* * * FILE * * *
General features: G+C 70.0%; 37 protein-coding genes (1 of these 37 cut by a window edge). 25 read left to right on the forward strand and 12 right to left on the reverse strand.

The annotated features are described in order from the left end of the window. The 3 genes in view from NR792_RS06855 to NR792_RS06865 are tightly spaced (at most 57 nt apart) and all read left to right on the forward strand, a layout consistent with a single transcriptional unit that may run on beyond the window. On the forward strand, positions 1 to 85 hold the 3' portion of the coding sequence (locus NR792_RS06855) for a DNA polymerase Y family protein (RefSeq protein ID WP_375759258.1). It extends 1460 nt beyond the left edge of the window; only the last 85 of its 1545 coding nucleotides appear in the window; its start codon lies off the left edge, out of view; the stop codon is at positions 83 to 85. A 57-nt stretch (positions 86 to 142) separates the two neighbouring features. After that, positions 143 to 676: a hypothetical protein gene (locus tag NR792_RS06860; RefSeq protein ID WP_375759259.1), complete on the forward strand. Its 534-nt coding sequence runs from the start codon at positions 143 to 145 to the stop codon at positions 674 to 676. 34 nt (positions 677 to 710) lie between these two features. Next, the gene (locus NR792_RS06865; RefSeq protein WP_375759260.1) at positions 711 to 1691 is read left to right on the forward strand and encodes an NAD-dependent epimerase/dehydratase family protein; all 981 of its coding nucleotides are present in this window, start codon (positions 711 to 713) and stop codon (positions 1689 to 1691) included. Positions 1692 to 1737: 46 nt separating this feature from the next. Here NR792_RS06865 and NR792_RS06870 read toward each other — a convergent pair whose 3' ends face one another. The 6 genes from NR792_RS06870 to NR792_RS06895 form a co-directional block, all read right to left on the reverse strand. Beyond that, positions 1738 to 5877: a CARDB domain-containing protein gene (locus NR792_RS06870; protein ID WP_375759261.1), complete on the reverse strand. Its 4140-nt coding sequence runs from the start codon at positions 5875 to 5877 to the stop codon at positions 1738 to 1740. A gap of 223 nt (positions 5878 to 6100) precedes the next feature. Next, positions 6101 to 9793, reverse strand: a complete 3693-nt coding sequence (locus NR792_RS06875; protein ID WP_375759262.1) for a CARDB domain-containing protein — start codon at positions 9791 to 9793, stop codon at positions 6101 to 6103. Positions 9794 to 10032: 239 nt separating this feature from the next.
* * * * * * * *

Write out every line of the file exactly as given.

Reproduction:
General features: G+C 70.0%; 37 protein-coding genes (1 of these 37 cut by a window edge). 25 read left to right on the forward strand and 12 right to left on the reverse strand.

The annotated features are described in order from the left end of the window. The 3 genes in view from NR792_RS06855 to NR792_RS06865 are tightly spaced (at most 57 nt apart) and all read left to right on the forward strand, a layout consistent with a single transcriptional unit that may run on beyond the window. On the forward strand, positions 1 to 85 hold the 3' portion of the coding sequence (locus NR792_RS06855) for a DNA polymerase Y family protein (RefSeq protein ID WP_375759258.1). It extends 1460 nt beyond the left edge of the window; only the last 85 of its 1545 coding nucleotides appear in the window; its start codon lies off the left edge, out of view; the stop codon is at positions 83 to 85. A 57-nt stretch (positions 86 to 142) separates the two neighbouring features. After that, positions 143 to 676: a hypothetical protein gene (locus tag NR792_RS06860; RefSeq protein ID WP_375759259.1), complete on the forward strand. Its 534-nt coding sequence runs from the start codon at positions 143 to 145 to the stop codon at positions 674 to 676. 34 nt (positions 677 to 710) lie between these two features. Next, the gene (locus NR792_RS06865; RefSeq protein WP_375759260.1) at positions 711 to 1691 is read left to right on the forward strand and encodes an NAD-dependent epimerase/dehydratase family protein; all 981 of its coding nucleotides are present in this window, start codon (positions 711 to 713) and stop codon (positions 1689 to 1691) included. Positions 1692 to 1737: 46 nt separating this feature from the next. Here NR792_RS06865 and NR792_RS06870 read toward each other — a convergent pair whose 3' ends face one another. The 6 genes from NR792_RS06870 to NR792_RS06895 form a co-directional block, all read right to left on the reverse strand. Beyond that, positions 1738 to 5877: a CARDB domain-containing protein gene (locus NR792_RS06870; protein ID WP_375759261.1), complete on the reverse strand. Its 4140-nt coding sequence runs from the start codon at positions 5875 to 5877 to the stop codon at positions 1738 to 1740. A gap of 223 nt (positions 5878 to 6100) precedes the next feature. Next, positions 6101 to 9793, reverse strand: a complete 3693-nt coding sequence (locus NR792_RS06875; protein ID WP_375759262.1) for a CARDB domain-containing protein — start codon at positions 9791 to 9793, stop codon at positions 6101 to 6103. Positions 9794 to 10032: 239 nt separating this feature from the next.